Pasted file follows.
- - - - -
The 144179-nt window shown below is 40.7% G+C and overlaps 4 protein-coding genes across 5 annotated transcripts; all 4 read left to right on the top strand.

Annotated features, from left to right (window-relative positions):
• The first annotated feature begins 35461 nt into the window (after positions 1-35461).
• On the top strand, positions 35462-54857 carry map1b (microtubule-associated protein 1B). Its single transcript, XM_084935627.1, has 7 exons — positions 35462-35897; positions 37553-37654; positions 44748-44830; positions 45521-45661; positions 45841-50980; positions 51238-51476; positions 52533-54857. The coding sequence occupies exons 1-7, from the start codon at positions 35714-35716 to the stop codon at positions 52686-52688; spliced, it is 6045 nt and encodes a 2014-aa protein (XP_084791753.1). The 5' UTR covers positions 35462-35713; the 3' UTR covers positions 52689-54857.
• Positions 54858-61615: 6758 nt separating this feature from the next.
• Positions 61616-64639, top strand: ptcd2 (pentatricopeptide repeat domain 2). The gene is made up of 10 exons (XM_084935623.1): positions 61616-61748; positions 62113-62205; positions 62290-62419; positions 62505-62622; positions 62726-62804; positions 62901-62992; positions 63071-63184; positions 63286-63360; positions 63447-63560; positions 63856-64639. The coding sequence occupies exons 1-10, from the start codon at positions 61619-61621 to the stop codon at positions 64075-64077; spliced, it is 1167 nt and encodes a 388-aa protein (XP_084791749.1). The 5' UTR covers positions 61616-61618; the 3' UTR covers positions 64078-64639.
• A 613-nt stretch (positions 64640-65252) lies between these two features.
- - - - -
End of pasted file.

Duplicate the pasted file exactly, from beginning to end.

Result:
The 144179-nt window shown below is 40.7% G+C and overlaps 4 protein-coding genes across 5 annotated transcripts; all 4 read left to right on the top strand.

Annotated features, from left to right (window-relative positions):
• The first annotated feature begins 35461 nt into the window (after positions 1-35461).
• On the top strand, positions 35462-54857 carry map1b (microtubule-associated protein 1B). Its single transcript, XM_084935627.1, has 7 exons — positions 35462-35897; positions 37553-37654; positions 44748-44830; positions 45521-45661; positions 45841-50980; positions 51238-51476; positions 52533-54857. The coding sequence occupies exons 1-7, from the start codon at positions 35714-35716 to the stop codon at positions 52686-52688; spliced, it is 6045 nt and encodes a 2014-aa protein (XP_084791753.1). The 5' UTR covers positions 35462-35713; the 3' UTR covers positions 52689-54857.
• Positions 54858-61615: 6758 nt separating this feature from the next.
• Positions 61616-64639, top strand: ptcd2 (pentatricopeptide repeat domain 2). The gene is made up of 10 exons (XM_084935623.1): positions 61616-61748; positions 62113-62205; positions 62290-62419; positions 62505-62622; positions 62726-62804; positions 62901-62992; positions 63071-63184; positions 63286-63360; positions 63447-63560; positions 63856-64639. The coding sequence occupies exons 1-10, from the start codon at positions 61619-61621 to the stop codon at positions 64075-64077; spliced, it is 1167 nt and encodes a 388-aa protein (XP_084791749.1). The 5' UTR covers positions 61616-61618; the 3' UTR covers positions 64078-64639.
• A 613-nt stretch (positions 64640-65252) lies between these two features.